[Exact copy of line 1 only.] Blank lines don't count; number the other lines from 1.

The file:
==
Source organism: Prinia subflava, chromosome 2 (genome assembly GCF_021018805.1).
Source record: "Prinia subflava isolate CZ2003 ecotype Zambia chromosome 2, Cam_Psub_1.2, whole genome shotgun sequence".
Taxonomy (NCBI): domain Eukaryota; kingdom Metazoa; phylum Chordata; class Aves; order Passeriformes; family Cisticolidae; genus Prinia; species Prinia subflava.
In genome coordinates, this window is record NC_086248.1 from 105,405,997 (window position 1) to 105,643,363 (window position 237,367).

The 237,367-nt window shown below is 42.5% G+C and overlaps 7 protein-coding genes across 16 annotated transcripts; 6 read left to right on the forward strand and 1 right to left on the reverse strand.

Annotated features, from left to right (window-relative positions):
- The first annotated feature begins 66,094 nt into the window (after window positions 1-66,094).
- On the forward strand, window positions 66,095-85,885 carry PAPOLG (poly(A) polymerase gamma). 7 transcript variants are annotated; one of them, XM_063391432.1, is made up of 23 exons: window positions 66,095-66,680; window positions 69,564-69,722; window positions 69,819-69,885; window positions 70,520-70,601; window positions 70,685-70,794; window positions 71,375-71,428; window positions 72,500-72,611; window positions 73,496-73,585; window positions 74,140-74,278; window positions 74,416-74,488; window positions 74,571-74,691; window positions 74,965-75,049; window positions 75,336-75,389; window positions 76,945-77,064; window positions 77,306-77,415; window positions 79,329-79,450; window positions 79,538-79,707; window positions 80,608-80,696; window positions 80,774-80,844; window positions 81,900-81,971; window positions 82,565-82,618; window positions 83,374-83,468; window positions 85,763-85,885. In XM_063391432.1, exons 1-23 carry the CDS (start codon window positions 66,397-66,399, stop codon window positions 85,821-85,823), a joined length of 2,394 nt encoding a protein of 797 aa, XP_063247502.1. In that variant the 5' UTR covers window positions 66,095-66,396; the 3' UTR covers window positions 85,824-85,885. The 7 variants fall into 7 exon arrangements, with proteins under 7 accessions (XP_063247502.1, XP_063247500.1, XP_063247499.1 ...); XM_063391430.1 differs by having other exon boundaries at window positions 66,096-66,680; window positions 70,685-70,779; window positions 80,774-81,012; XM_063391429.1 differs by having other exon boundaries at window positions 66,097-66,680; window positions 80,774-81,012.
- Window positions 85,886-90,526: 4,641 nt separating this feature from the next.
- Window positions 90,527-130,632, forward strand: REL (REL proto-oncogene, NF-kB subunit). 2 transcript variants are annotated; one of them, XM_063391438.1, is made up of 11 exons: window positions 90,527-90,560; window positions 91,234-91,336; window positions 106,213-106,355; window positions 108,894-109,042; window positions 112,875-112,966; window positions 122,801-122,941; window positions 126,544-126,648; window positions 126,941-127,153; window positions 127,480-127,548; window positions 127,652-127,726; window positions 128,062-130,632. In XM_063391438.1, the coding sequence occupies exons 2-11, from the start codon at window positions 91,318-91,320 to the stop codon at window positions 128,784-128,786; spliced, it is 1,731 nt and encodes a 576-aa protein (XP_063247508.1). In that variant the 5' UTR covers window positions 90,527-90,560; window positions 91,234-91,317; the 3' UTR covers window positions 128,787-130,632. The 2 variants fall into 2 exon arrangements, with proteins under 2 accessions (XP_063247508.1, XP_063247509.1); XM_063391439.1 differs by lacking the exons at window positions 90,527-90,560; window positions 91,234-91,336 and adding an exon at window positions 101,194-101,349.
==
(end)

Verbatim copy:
Source organism: Prinia subflava, chromosome 2 (genome assembly GCF_021018805.1).